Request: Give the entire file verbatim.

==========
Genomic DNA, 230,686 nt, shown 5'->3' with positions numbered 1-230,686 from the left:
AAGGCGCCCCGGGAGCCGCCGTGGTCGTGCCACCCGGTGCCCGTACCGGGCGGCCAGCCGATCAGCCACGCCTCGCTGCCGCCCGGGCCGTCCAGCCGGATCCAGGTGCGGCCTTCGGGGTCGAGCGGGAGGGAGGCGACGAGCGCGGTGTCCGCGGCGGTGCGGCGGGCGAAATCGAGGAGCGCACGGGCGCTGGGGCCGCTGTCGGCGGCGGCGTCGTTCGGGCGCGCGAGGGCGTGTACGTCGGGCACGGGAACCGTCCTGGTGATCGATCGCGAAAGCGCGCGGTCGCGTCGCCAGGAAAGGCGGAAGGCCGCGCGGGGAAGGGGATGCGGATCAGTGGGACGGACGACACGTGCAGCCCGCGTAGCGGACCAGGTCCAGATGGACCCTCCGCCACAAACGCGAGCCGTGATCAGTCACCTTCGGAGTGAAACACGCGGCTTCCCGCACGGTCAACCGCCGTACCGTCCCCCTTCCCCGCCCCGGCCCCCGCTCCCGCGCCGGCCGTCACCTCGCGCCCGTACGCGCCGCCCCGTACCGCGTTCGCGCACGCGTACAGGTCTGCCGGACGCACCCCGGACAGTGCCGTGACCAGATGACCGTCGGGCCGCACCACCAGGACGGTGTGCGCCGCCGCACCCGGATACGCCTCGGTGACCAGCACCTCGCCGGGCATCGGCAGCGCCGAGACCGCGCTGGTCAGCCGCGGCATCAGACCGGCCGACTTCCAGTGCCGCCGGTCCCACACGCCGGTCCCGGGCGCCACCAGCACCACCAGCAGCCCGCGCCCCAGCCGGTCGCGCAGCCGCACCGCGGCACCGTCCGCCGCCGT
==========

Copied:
Genomic DNA, 230,686 nt, shown 5'->3' with positions numbered 1-230,686 from the left:
AAGGCGCCCCGGGAGCCGCCGTGGTCGTGCCACCCGGTGCCCGTACCGGGCGGCCAGCCGATCAGCCACGCCTCGCTGCCGCCCGGGCCGTCCAGCCGGATCCAGGTGCGGCCTTCGGGGTCGAGCGGGAGGGAGGCGACGAGCGCGGTGTCCGCGGCGGTGCGGCGGGCGAAATCGAGGAGCGCACGGGCGCTGGGGCCGCTGTCGGCGGCGGCGTCGTTCGGGCGCGCGAGGGCGTGTACGTCGGGCACGGGAACCGTCCTGGTGATCGATCGCGAAAGCGCGCGGTCGCGTCGCCAGGAAAGGCGGAAGGCCGCGCGGGGAAGGGGATGCGGATCAGTGGGACGGACGACACGTGCAGCCCGCGTAGCGGACCAGGTCCAGATGGACCCTCCGCCACAAACGCGAGCCGTGATCAGTCACCTTCGGAGTGAAACACGCGGCTTCCCGCACGGTCAACCGCCGTACCGTCCCCCTTCCCCGCCCCGGCCCCCGCTCCCGCGCCGGCCGTCACCTCGCGCCCGTACGCGCCGCCCCGTACCGCGTTCGCGCACGCGTACAGGTCTGCCGGACGCACCCCGGACAGTGCCGTGACCAGATGACCGTCGGGCCGCACCACCAGGACGGTGTGCGCCGCCGCACCCGGATACGCCTCGGTGACCAGCACCTCGCCGGGCATCGGCAGCGCCGAGACCGCGCTGGTCAGCCGCGGCATCAGACCGGCCGACTTCCAGTGCCGCCGGTCCCACACGCCGGTCCCGGGCGCCACCAGCACCACCAGCAGCCCGCGCCCCAGCCGGTCGCGCAGCCGCACCGCGGCACCGTCCGCCGCCGT